on the eigenfunctions and eigenvalues of the fourier transform 
[Jun. 22nd, 201102:37 pm]
Tobin Fricke's Lab Notebook

Recently my interest was piqued in the eigenfunctions of the Fourier transform. The Fourier transform is a linear operator on a space of functions, so it has eigenvectors and eigenvalues: functions who are their own Fourier transform. I think many people know that "the Fourier transform of a Gaussian is a Gaussian", but the other eigenfunctions are not so well known.
It is relatively easy to show that taking the Fourier transform four times in succession is an identity operation. If you remember that taking the complex conjugate in the frequency domain is equivalent to time reversal in the time domain, this is easy to see. Taking the Fourier transform twice gives you time reversal, so taking it four times gives you the identity.
This means that the eigenvalues of the Fourier transform have to obey x^4 = 1, i.e. the eigenvalues of the Fourier transform are the 4th roots of unity: {1, i, 1, i} (ref) This, of course, agrees with our knowledge that the Fourier transform is unitary. This is Parseval's theorem: the RMS of a function and its transform are equal.
With each eigenvalue we can associate a set of eigenfunctions who have that eigenvalue. Call these sets H0, H1, H2, H3. The Fourier transform of a function in Hn is just that function times an eigenvalue of i^n. We can define the Fourier transform in terms of these sets:
F{f} = f H_{0}⟩⟨H_{0} + i f H_{1}⟩⟨H_{1} i f H_{2}⟩⟨H_{2}  i fH_{3}⟩⟨H_{3}
where H_{n}⟩⟨H_{n} is the projection operator onto the subspace Hn.
It is curious to me that there are only four eigenvalues, and thus these spaces must be very big. There must be very many ways to parametrize each of the families Hnvery many different bases.
It turns out that one such basis is very familiar to physicists: HermiteGauss functions (i.e. a Gaussian multiplied by a Hermite polynomial) are eigenfunctions of the Fourier transform. These show up very often in physics; two particular examples come to mind:
1. the energy eigenstate wavefunctions of the quantum simple harmonic oscillator 2. the HermiteGauss modes of laser resonators
In his book "Fourier Analysis", Javier Duoandikoetxea (what a name!) (page 22, available on the amazon preview, search for "Eigenfunctions") tells us that the HermiteGauss functions provide a complete basis for L^2, i.e. the space of squareintegrable functions:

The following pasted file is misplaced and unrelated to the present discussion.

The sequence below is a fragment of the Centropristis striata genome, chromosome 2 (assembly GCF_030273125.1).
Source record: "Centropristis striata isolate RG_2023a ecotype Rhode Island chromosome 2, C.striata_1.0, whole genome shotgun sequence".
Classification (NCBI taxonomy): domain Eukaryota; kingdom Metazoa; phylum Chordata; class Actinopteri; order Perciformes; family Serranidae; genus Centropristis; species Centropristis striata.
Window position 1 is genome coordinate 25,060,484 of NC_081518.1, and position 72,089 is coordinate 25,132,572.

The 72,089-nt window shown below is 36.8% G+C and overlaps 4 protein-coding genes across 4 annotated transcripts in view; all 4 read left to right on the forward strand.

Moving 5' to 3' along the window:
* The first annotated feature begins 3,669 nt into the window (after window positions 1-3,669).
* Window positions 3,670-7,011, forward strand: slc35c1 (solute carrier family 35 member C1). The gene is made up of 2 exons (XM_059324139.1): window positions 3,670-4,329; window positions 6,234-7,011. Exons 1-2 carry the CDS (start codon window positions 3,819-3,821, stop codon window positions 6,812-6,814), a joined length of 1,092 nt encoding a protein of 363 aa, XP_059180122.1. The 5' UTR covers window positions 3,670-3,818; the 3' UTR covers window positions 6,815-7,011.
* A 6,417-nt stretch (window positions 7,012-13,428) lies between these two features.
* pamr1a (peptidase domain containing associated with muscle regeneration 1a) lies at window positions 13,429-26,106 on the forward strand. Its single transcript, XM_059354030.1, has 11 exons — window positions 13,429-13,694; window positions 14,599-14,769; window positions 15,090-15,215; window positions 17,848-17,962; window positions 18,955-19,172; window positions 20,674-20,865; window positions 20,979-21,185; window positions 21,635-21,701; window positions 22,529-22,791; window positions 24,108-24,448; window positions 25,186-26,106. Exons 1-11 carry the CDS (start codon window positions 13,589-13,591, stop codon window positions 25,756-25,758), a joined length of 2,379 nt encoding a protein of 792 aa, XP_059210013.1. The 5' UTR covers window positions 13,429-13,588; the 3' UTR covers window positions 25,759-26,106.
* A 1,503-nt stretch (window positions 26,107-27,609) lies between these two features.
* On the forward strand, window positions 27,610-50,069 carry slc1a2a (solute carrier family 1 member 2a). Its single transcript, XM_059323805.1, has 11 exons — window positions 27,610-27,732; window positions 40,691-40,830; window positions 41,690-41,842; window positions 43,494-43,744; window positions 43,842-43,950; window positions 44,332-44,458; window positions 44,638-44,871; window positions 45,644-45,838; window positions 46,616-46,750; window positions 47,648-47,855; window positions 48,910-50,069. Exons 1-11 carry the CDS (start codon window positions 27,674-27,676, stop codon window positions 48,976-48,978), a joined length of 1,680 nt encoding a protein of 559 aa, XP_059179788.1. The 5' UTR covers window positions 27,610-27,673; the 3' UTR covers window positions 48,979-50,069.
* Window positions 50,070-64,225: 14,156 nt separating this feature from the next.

h_n(x) = ((1)^n / n!) exp( π x^2) (d/dx)^n exp(π x^2)
F{h_n} = (i)^n h_n
Let e_n be a normalized version of h_n:
e_n = h_n /  h_n  = Sqrt[(4π)^(n) Sqrt[2] n!] h_n
Then {e_n} is an orthonormal basis for L^2, and the Fourier transform may be written
F{f} = sum of (i)^n ⟨fe_{n}⟩ over n in ℤ
[Duoandikoetxea says that this is the approach taken by Norbert Wiener in "The Fourier Integral and Certain of its Applications".]
Why do these HermiteGauss functions show up in the physical situations mentioned earlier? If we transform to unitless variables, the Hamiltonian of the harmonic oscillator is simply:
H = x^2 + p^2
This equation is symmetric under interchange of x and p. Finding the energy eigenstates means solving for the eigenstates ψ such that E ψ = H ψ where E is a scalar. Symmetry under interchanging x and p means the coordinatespace and momentumspace representations of the wavefunction must be the same. How do we transform the wavefunction from position space to momentum space? We take the fourier transform. Thus the energy eigenstates of the harmonic oscillator must also be eigenfunctions of the Fourier transform.
But why these HermiteGauss functions in particular? We can take any linear combination of functions all in the same subspace Hn and get an eigenfunction of the Fourier transform, but this won't in general be an energy eigenstate of the SHO. After all, the Fourier transform has only four eigenvalues, but the SHO Hamiltonian has an entire ladder of eigenvalues.
What other properties are needed to uniquely define the HermiteGauss functions? (Related question on math.SE: How do I compute the eigenfunctions of the Fourier Transform?)